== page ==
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Osaze Udeagbala

Student , Cooper Union for the Advancement of Science and Art

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Are Nobel Prizes overrated?

Since the issuing of the first award in 1901, the Nobel Prize has become the pinnacle of general recognition. Many would agree that those who have received the Nobel Prize have done great work in their field, but even so there are themes of rejection, redemption, and controversy surrounding the awards. In my Bioelectricity class, for example, we have discussed a number of Nobel Laureates such as Arrhenius, who won the Nobel Prize in Chemistry in 1903, for work that once received less than stellar reviews from his very own professors, and Nernst, who won the Nobel Prize in Chemistry in 1920 for work based on the work of Arrhenius. We have also seen in history (e.g. Rosalind Franklin) circumstances in which scientists have participated closely with Nobel Prize-winning research, but nonetheless were left unrecognized. Finally, as there are very few categories for this award (physics, chemistry, physiology or medicine, literature and peace), notably left out are awards for engineering, technology and other advancements for humankind. So I ask the TED community: Do you think Nobel Prize are awarded effectively? And with respect to science: Who is better at evaluating the value of a scientist’s research? Peers? Awards committees? Especially given the fact that it often takes many years to see if research can stand the test of time? Are Nobel Prizes overrated?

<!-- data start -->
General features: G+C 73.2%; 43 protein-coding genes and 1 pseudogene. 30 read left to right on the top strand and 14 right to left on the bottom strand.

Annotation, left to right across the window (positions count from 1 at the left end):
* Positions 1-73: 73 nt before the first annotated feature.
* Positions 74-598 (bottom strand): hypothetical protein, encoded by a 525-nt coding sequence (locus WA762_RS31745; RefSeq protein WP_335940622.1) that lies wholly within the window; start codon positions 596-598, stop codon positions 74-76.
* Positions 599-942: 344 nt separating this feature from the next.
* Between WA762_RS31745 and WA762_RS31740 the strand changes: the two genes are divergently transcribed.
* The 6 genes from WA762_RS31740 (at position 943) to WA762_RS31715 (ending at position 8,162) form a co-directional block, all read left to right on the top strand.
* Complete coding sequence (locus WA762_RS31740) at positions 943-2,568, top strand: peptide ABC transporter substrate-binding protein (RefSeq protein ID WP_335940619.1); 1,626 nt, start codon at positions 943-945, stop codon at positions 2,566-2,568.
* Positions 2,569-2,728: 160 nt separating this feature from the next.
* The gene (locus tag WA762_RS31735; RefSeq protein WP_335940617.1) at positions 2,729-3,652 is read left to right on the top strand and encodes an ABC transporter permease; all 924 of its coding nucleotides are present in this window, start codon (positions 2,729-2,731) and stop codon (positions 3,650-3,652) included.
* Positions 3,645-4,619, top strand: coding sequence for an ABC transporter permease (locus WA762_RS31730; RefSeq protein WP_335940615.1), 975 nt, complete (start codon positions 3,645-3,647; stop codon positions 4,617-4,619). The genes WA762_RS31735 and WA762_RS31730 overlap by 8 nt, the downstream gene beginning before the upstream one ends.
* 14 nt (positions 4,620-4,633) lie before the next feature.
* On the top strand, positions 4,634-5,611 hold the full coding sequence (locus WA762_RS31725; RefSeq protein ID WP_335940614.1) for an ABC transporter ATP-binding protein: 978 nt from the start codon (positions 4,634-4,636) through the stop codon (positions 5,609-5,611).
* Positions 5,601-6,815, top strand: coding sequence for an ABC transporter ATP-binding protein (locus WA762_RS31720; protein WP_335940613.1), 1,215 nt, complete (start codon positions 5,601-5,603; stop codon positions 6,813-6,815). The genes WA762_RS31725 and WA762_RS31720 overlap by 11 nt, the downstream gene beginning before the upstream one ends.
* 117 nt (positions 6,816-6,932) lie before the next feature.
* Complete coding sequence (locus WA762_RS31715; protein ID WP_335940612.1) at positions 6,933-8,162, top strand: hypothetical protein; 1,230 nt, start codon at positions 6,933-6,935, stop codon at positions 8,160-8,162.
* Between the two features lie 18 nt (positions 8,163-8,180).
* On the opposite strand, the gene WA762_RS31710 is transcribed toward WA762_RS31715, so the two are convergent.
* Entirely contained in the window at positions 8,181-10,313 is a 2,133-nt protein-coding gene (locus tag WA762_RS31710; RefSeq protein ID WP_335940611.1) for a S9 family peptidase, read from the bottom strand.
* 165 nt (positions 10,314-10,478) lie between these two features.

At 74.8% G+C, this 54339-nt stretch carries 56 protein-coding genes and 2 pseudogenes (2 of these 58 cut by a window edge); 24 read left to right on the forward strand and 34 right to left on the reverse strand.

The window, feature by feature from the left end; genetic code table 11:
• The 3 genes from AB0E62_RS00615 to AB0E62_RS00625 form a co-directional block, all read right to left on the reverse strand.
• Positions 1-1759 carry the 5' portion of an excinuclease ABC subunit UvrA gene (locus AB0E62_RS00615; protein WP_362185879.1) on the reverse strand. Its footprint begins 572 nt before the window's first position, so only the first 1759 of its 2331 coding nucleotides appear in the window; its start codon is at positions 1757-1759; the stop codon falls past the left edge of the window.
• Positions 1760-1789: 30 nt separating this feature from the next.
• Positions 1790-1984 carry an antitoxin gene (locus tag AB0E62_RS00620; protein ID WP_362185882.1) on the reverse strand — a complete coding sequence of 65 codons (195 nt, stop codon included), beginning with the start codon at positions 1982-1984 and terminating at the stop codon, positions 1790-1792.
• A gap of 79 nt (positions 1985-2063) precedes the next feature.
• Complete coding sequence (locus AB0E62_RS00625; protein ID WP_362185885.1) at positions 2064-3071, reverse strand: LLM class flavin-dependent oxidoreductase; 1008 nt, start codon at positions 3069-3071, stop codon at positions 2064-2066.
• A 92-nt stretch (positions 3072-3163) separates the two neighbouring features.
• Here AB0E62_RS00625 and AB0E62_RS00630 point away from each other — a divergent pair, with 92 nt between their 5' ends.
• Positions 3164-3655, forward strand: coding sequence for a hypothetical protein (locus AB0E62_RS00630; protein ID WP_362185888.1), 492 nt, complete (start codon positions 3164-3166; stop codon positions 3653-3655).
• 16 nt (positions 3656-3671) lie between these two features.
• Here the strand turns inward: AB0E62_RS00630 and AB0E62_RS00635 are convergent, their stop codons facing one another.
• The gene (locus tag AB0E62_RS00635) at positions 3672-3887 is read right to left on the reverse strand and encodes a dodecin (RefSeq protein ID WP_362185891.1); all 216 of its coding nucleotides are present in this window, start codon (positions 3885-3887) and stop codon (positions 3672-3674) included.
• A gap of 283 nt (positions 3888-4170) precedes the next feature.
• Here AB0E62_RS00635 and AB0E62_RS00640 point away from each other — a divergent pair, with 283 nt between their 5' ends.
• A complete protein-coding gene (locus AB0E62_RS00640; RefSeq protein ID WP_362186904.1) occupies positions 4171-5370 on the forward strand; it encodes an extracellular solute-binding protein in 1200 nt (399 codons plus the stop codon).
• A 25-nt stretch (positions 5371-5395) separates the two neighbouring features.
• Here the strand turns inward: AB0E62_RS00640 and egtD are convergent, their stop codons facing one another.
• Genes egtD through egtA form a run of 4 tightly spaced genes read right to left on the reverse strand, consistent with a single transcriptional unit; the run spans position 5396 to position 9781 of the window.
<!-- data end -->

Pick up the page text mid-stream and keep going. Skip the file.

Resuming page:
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    Feb 12 2013: I believe that it is highly unlikely for the Nobel Prize itself to be the main motivation behind the work done by a Prize's receiver. The Nobel Prize is granted on the basis of profound and noble accomplishments that are almost impossible to achieve unless one truly possesses an incredible passion for the field that the work is done in. That is why I believe whoever has received a Noble prize has deserved one, however, not everyone that deserves one has received one.

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